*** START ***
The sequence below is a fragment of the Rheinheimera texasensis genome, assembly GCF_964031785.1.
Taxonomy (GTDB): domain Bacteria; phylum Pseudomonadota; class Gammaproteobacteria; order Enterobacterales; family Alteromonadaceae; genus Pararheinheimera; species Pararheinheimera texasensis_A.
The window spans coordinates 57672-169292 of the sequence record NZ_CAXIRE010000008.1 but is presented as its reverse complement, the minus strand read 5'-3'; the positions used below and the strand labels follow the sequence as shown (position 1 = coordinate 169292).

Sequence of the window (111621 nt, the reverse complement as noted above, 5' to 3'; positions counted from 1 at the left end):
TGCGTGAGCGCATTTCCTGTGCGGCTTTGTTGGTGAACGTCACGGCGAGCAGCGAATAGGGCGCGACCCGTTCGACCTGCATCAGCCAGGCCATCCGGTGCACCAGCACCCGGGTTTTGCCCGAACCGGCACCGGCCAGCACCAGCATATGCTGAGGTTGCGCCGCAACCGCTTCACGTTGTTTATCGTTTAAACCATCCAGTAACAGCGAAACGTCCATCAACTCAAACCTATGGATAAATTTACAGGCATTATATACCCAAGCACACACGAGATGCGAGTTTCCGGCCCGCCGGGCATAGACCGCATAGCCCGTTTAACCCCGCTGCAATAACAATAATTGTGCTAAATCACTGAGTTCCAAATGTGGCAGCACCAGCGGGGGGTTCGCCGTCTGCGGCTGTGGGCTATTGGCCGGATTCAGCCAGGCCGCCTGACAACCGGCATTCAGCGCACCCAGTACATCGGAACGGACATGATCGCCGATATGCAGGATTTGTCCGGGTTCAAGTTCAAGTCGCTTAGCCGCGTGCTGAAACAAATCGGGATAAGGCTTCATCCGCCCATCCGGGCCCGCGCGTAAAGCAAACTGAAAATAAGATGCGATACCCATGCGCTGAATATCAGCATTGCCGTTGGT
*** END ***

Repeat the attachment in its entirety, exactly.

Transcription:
The sequence below is a fragment of the Rheinheimera texasensis genome, assembly GCF_964031785.1.
Taxonomy (GTDB): domain Bacteria; phylum Pseudomonadota; class Gammaproteobacteria; order Enterobacterales; family Alteromonadaceae; genus Pararheinheimera; species Pararheinheimera texasensis_A.
The window spans coordinates 57672-169292 of the sequence record NZ_CAXIRE010000008.1 but is presented as its reverse complement, the minus strand read 5'-3'; the positions used below and the strand labels follow the sequence as shown (position 1 = coordinate 169292).

Sequence of the window (111621 nt, the reverse complement as noted above, 5' to 3'; positions counted from 1 at the left end):
TGCGTGAGCGCATTTCCTGTGCGGCTTTGTTGGTGAACGTCACGGCGAGCAGCGAATAGGGCGCGACCCGTTCGACCTGCATCAGCCAGGCCATCCGGTGCACCAGCACCCGGGTTTTGCCCGAACCGGCACCGGCCAGCACCAGCATATGCTGAGGTTGCGCCGCAACCGCTTCACGTTGTTTATCGTTTAAACCATCCAGTAACAGCGAAACGTCCATCAACTCAAACCTATGGATAAATTTACAGGCATTATATACCCAAGCACACACGAGATGCGAGTTTCCGGCCCGCCGGGCATAGACCGCATAGCCCGTTTAACCCCGCTGCAATAACAATAATTGTGCTAAATCACTGAGTTCCAAATGTGGCAGCACCAGCGGGGGGTTCGCCGTCTGCGGCTGTGGGCTATTGGCCGGATTCAGCCAGGCCGCCTGACAACCGGCATTCAGCGCACCCAGTACATCGGAACGGACATGATCGCCGATATGCAGGATTTGTCCGGGTTCAAGTTCAAGTCGCTTAGCCGCGTGCTGAAACAAATCGGGATAAGGCTTCATCCGCCCATCCGGGCCCGCGCGTAAAGCAAACTGAAAATAAGATGCGATACCCATGCGCTGAATATCAGCATTGCCGTTGGT